Suncor Energy (SU)
Suncor Energy is a petroleum company from Canada. The company enjoyed a three year period in which operating earnings increased from over $3 billion in 2017 to over $4 billion in both 2018 and 2019. But due to the pandemic, in 2020 the company recorded operating earnings of $2.242 billion.
Wall Street is betting that the company can bounce back from the extremely difficult year and has the company rated overweight.
A big part of the reason that Suncor Energy has fared so poorly during 2020 was not that its productivity declined. Rather, the company faced significant price realizations for its end products.
Total production volume decreased throughout 2020. However, the company faced an even bigger issue. Suncor’s crude sales basket price, which accounts for the prices it receives for all products, declined.
With the increase in oil production, Suncor should see both prices and production rise.
Pioneer Natural Resources (PXD)
One of the reasons Pioneer Natural Resources is among the worthwhile oil stocks to buy is its break even price. The current price of WTI crude is roughly $61. Pioneer Natural Resources has a break even price in the high $20s according to its 2021 earnings outlook. The company claims that the figure is a low break even price. Whether there are other oil companies with lower break even prices is irrelevant. If the company is correct in its assertion, investors have every reason to consider buying PXD stock. Wall Street certainly seems to believe in the shares which carry a ‘buy’ rating.
The company prioritizes free cash flow which it returns to investors. The company carries a base dividend of $2.24. While that is attractive, perhaps the more attractive aspect of the company is its strategy of low leverage.
The company is reducing its debt-to-EBITDAX ratio to below 0.75. EBITDAX is a measure specific to the oil industry which accounts for EBITDA plus ‘X’, which is its exploration expense.
EOG Resources (EOG)
EOG Resources is another of these oil stocks that will likely see better days ahead. Based on current prices and analysts’ target prices, the company certainly looks attractive. EOG stock currently trades at $68.88 per share. The analysts with coverage of EOG Resources have given it an average target price around $83. So there’s clear sentiment that the shares are primed to rise.
The company itself is an exploration company with operations in the U.S. and internationally. Like so many other oil companies, EOG Resources staggered through a tough 2020. Full year revenues slightly surpassed $11 billion, down from $17.38 billion in 2019. The company’s $2.735 billion net income in 2019 became a $605 million net loss in 2020. Certainly not ideal.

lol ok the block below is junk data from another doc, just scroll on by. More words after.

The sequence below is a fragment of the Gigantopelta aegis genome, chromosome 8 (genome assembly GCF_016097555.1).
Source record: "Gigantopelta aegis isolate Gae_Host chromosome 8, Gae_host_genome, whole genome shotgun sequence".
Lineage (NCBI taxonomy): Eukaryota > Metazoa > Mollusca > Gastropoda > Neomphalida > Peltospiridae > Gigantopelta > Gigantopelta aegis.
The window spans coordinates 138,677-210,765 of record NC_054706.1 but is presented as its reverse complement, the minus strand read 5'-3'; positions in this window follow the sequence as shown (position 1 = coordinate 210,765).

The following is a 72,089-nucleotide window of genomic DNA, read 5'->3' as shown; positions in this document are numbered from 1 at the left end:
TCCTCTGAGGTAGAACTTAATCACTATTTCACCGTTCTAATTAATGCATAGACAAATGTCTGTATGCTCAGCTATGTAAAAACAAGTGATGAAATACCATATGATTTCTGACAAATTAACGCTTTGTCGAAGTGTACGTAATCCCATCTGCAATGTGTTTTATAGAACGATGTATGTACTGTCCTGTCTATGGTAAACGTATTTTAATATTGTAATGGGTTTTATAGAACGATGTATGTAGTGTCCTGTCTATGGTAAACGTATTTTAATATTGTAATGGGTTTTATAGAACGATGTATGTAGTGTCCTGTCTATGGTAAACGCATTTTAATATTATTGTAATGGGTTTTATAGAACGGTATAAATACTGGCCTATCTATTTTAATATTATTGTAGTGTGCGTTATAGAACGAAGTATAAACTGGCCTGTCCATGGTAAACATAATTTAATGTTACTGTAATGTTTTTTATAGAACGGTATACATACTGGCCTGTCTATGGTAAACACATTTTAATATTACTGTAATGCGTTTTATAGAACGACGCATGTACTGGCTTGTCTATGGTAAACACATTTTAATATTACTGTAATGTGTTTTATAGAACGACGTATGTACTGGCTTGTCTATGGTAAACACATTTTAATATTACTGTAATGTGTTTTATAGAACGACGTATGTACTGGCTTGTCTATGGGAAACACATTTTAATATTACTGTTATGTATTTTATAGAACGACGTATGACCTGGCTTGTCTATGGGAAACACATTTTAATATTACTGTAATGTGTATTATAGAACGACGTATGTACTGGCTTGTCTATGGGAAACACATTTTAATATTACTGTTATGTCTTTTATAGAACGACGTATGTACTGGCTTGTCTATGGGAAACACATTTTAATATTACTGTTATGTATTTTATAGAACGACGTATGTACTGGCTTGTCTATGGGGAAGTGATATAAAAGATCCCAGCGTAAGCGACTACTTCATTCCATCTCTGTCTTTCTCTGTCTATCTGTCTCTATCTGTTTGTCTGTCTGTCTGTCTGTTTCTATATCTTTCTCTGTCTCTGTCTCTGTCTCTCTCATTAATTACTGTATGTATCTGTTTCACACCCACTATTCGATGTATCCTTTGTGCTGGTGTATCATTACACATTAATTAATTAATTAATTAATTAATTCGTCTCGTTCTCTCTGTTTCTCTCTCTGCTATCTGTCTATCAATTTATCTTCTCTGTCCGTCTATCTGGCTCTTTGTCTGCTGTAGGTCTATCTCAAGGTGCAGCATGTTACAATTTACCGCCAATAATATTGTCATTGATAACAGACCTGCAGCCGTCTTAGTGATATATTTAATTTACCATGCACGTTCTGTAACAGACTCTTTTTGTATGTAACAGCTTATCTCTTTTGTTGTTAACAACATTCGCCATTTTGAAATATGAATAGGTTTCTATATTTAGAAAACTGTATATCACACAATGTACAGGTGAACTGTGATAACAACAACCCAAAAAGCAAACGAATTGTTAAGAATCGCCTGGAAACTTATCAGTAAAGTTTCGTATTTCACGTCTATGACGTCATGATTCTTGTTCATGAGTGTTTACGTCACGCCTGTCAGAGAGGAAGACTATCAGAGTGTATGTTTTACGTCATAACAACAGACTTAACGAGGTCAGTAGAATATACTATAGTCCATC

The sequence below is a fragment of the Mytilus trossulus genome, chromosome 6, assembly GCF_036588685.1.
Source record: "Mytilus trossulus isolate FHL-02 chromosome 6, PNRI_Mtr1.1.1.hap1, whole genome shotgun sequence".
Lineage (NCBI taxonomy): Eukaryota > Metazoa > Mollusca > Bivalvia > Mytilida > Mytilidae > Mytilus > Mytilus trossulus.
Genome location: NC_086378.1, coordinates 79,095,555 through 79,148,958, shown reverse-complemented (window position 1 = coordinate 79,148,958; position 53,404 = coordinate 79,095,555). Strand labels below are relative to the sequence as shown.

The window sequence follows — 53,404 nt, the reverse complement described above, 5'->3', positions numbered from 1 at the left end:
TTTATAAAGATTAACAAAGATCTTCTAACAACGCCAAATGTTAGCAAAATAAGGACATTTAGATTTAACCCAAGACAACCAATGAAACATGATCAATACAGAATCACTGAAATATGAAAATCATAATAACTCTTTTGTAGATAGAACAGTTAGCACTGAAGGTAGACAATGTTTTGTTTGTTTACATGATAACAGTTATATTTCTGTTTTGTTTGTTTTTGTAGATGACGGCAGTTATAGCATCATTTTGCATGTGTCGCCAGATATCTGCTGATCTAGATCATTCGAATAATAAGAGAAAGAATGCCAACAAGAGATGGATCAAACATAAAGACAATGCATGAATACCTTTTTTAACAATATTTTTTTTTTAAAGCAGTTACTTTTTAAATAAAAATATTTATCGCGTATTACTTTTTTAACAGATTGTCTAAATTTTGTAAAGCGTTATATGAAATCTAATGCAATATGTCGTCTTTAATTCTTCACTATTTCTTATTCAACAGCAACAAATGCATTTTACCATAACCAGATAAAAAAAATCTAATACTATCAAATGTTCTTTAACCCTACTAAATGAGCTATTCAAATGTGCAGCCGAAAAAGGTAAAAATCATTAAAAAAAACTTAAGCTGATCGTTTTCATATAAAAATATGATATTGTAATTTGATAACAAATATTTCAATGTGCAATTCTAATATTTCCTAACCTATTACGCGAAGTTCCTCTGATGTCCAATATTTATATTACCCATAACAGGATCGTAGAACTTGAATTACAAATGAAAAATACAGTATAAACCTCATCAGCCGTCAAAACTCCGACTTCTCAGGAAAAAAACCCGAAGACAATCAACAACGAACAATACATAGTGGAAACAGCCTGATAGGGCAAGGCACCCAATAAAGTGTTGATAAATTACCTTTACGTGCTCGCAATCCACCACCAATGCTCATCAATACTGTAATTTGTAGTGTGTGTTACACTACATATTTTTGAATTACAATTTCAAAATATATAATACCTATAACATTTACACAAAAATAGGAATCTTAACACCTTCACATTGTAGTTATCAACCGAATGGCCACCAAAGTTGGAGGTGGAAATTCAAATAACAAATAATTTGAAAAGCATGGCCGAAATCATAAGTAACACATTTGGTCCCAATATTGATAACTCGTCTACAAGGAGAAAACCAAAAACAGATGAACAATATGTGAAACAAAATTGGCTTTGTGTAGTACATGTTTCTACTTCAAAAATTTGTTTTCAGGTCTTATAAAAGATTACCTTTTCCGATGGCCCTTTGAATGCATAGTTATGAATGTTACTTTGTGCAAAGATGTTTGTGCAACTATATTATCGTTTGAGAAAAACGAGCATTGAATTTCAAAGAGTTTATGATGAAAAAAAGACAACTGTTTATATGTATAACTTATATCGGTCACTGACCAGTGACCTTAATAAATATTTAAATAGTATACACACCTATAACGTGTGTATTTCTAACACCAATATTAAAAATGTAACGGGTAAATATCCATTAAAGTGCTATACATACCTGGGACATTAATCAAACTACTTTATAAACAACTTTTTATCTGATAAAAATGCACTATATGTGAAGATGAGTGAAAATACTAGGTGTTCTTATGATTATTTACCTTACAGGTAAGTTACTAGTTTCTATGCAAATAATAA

However, there is reason for optimism within the company’s financial results even in the difficult pandemic backdrop. That’s because EOG Resources’ $43 million loss in Q3 turned positive in Q4 when net income reached $337 million.
So, as production increases and the economy reopens, EOG Resources looks like a relatively strong bet in the oil sector.
Investors who believe in the Wall Street prognosticators will be glad to know that a preponderance of them like COP stock as a big oil play. Among those analysts who consider it to be buy worthy is Goldman Sachs’ Neil Mehta. He argues that ConocoPhillips, along with several other oil majors, represents a stronger investment than Chevron – a traditional safe default play in oil. Mehta is quick to point out that he still believes in Chevron’s investment thesis, but sees stronger returns in other big oil companies.
For current shareholders there is other good news from ConocoPhillips: The company has resumed a share repurchase program that should repurchase $1.5 billion worth of shares in 2021, leaving more earnings for shareholders who maintain their shares.
The company lost $2.7 billion in 2020, and $0.8 billion alone in Q4. ConocoPhillips’ commitment to its dividend and share repurchases strongly signal that better days are ahead.
On the date of publication, Alex Sirois did not have (either directly or indirectly) any positions in the securities mentioned in this article.
Alex Sirois is a freelance contributor to InvestorPlace whose personal stock investing style is focused on long-term, buy-and-hold, wealth-building stock picks. Having worked in several industries from e-commerce to translation to education and utilizing his MBA from George Washington University, he brings a diverse set of skills through which he filters his writing.”